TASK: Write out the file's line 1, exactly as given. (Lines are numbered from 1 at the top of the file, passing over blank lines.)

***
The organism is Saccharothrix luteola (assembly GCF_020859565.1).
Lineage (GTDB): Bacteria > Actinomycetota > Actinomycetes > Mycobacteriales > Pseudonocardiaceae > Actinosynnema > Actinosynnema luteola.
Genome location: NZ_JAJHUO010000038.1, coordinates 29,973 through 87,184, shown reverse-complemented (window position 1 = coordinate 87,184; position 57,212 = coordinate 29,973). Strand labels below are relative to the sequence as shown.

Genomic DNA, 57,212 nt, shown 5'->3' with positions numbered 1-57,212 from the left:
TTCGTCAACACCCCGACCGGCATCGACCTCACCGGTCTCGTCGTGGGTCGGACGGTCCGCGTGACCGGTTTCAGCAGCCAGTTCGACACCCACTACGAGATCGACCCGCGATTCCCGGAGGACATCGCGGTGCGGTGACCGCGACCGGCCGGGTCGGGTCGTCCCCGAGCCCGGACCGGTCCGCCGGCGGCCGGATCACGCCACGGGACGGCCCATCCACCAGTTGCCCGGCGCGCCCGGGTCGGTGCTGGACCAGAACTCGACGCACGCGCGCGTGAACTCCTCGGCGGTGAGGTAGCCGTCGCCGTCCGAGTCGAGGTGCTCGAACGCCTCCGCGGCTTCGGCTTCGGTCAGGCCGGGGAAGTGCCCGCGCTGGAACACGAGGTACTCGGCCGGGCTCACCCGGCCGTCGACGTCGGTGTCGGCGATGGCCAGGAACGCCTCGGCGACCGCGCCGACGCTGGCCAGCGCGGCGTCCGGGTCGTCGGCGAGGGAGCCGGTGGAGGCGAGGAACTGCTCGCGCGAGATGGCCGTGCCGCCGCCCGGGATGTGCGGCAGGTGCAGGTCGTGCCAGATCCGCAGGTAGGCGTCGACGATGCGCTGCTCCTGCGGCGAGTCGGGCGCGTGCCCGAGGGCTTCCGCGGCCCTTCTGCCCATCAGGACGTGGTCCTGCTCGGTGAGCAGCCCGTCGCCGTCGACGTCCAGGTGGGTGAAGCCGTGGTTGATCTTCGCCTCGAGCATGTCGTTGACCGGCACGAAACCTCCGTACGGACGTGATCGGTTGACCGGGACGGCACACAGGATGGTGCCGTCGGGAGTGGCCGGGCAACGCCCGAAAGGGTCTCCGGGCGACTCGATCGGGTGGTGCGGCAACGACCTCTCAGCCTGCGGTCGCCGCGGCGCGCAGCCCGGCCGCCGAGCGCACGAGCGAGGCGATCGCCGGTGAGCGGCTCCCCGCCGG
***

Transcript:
The organism is Saccharothrix luteola (assembly GCF_020859565.1).